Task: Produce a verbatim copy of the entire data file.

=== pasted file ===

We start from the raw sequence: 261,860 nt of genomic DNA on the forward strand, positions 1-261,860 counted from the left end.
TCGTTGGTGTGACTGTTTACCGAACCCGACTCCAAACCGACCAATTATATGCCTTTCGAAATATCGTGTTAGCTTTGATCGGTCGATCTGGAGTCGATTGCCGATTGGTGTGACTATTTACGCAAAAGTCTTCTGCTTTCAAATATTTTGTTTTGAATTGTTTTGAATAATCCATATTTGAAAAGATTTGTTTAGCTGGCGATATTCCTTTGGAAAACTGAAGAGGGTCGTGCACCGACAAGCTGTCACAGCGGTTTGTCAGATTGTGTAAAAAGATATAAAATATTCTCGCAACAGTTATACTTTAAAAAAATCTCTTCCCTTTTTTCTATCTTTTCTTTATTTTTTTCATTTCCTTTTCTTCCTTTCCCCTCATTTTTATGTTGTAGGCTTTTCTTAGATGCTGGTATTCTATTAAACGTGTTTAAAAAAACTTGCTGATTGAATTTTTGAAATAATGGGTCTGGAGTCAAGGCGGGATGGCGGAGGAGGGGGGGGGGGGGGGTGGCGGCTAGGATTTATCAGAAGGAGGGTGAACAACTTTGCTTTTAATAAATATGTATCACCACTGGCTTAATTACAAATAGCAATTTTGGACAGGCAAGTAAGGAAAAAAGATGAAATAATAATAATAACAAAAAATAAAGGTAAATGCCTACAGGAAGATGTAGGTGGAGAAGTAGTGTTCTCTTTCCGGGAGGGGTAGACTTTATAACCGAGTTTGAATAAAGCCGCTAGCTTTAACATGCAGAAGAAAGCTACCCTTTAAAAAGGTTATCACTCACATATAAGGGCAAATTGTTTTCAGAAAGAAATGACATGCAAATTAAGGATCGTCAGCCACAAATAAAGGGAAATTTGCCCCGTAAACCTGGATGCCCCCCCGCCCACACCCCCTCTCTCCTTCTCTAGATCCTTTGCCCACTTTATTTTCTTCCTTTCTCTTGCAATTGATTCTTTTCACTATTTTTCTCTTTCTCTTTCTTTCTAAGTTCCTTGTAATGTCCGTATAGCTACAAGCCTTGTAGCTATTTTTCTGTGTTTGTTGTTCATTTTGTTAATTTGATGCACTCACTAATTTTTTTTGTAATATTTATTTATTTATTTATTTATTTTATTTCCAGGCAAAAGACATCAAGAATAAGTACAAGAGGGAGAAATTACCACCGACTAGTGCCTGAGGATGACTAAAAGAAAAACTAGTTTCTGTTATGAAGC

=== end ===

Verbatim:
We start from the raw sequence: 261,860 nt of genomic DNA on the forward strand, positions 1-261,860 counted from the left end.
TCGTTGGTGTGACTGTTTACCGAACCCGACTCCAAACCGACCAATTATATGCCTTTCGAAATATCGTGTTAGCTTTGATCGGTCGATCTGGAGTCGATTGCCGATTGGTGTGACTATTTACGCAAAAGTCTTCTGCTTTCAAATATTTTGTTTTGAATTGTTTTGAATAATCCATATTTGAAAAGATTTGTTTAGCTGGCGATATTCCTTTGGAAAACTGAAGAGGGTCGTGCACCGACAAGCTGTCACAGCGGTTTGTCAGATTGTGTAAAAAGATATAAAATATTCTCGCAACAGTTATACTTTAAAAAAATCTCTTCCCTTTTTTCTATCTTTTCTTTATTTTTTTCATTTCCTTTTCTTCCTTTCCCCTCATTTTTATGTTGTAGGCTTTTCTTAGATGCTGGTATTCTATTAAACGTGTTTAAAAAAACTTGCTGATTGAATTTTTGAAATAATGGGTCTGGAGTCAAGGCGGGATGGCGGAGGAGGGGGGGGGGGGGGGTGGCGGCTAGGATTTATCAGAAGGAGGGTGAACAACTTTGCTTTTAATAAATATGTATCACCACTGGCTTAATTACAAATAGCAATTTTGGACAGGCAAGTAAGGAAAAAAGATGAAATAATAATAATAACAAAAAATAAAGGTAAATGCCTACAGGAAGATGTAGGTGGAGAAGTAGTGTTCTCTTTCCGGGAGGGGTAGACTTTATAACCGAGTTTGAATAAAGCCGCTAGCTTTAACATGCAGAAGAAAGCTACCCTTTAAAAAGGTTATCACTCACATATAAGGGCAAATTGTTTTCAGAAAGAAATGACATGCAAATTAAGGATCGTCAGCCACAAATAAAGGGAAATTTGCCCCGTAAACCTGGATGCCCCCCCGCCCACACCCCCTCTCTCCTTCTCTAGATCCTTTGCCCACTTTATTTTCTTCCTTTCTCTTGCAATTGATTCTTTTCACTATTTTTCTCTTTCTCTTTCTTTCTAAGTTCCTTGTAATGTCCGTATAGCTACAAGCCTTGTAGCTATTTTTCTGTGTTTGTTGTTCATTTTGTTAATTTGATGCACTCACTAATTTTTTTTGTAATATTTATTTATTTATTTATTTATTTTATTTCCAGGCAAAAGACATCAAGAATAAGTACAAGAGGGAGAAATTACCACCGACTAGTGCCTGAGGATGACTAAAAGAAAAACTAGTTTCTGTTATGAAGC